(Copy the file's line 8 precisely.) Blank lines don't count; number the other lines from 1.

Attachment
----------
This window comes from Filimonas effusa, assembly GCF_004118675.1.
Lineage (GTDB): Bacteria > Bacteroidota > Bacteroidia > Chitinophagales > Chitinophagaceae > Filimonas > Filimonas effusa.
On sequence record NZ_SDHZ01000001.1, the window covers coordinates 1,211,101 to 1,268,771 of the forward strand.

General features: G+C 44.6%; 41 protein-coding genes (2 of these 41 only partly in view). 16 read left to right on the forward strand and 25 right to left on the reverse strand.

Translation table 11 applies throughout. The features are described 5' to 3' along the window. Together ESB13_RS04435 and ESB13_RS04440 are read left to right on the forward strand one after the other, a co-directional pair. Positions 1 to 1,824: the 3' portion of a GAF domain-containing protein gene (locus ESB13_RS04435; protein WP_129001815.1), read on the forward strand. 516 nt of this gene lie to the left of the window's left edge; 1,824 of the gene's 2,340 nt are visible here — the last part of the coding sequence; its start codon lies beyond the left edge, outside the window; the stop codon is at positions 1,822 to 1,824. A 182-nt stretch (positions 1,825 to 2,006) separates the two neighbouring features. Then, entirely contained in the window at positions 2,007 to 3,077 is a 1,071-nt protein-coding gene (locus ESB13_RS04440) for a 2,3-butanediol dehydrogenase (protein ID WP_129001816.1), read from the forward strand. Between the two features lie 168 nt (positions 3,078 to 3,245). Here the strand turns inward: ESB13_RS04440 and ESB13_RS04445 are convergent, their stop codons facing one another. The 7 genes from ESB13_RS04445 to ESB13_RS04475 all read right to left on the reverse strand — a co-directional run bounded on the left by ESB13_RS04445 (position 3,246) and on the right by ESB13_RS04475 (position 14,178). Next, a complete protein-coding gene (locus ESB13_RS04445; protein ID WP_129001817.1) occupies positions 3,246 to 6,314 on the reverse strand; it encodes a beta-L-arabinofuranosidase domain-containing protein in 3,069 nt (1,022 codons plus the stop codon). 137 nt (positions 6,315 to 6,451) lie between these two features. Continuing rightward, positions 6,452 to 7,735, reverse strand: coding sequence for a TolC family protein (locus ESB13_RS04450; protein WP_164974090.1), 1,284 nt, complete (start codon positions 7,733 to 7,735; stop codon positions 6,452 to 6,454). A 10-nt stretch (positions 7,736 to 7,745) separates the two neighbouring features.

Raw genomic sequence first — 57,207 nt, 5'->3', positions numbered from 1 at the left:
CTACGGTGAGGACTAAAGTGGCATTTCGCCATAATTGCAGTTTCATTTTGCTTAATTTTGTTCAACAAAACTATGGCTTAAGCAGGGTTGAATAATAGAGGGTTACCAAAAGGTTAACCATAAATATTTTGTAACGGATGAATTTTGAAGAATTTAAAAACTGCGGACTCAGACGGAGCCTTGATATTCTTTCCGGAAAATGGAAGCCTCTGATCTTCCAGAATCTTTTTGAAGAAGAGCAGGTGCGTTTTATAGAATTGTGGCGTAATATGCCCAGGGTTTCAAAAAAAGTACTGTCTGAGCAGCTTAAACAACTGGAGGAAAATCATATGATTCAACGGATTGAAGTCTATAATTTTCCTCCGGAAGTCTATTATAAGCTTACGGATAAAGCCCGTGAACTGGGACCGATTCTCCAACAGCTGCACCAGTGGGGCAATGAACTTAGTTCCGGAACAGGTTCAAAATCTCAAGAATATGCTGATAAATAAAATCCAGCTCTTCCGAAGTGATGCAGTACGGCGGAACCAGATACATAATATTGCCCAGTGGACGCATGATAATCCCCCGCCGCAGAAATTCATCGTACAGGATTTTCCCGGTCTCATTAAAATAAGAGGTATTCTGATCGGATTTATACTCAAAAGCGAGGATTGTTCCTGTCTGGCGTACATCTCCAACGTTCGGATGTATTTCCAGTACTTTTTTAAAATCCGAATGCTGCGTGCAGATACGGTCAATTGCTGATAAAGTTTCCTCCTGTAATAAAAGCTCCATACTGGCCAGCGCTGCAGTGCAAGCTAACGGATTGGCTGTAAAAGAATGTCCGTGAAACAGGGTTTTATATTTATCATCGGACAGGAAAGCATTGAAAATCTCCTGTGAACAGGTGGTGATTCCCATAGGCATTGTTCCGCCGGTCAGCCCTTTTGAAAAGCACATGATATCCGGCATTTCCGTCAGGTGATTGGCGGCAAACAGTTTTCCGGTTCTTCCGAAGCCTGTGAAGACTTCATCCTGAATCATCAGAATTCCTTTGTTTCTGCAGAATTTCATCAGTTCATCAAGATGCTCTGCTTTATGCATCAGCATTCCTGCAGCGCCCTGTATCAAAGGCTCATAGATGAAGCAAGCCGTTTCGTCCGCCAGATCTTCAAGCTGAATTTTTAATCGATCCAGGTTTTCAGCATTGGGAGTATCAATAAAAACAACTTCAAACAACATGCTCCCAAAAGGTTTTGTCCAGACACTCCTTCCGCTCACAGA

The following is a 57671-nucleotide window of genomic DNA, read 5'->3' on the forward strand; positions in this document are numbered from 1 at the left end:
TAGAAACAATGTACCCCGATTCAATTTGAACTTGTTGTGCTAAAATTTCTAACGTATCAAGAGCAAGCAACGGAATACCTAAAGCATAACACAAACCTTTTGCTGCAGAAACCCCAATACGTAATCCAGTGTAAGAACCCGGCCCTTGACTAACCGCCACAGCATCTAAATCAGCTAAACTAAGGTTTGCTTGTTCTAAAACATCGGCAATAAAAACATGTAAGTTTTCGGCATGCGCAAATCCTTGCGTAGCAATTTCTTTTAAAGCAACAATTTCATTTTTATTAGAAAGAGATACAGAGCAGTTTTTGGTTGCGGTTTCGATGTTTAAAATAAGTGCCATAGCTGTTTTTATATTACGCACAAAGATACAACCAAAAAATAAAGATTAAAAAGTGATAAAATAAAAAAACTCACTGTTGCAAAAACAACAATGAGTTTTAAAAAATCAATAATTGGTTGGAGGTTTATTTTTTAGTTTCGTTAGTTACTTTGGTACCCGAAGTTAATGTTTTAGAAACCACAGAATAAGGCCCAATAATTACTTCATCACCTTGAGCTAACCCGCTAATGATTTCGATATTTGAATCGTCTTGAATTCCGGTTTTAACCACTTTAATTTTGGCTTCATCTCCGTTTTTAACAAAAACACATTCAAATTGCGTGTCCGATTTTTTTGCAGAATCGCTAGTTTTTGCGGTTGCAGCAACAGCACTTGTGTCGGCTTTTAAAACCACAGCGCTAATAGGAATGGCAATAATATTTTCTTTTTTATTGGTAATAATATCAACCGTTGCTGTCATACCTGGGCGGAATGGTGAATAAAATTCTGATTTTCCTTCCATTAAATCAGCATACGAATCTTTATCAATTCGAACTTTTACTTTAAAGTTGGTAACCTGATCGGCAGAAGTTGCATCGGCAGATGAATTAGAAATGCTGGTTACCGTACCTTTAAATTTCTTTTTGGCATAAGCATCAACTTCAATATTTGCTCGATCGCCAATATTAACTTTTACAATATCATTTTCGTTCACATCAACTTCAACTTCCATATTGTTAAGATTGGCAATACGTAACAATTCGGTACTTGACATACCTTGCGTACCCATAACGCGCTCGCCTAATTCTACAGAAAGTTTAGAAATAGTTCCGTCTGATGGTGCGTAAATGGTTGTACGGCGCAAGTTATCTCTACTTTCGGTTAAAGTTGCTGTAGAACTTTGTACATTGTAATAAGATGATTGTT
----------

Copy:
The following is a 57671-nucleotide window of genomic DNA, read 5'->3' on the forward strand; positions in this document are numbered from 1 at the left end: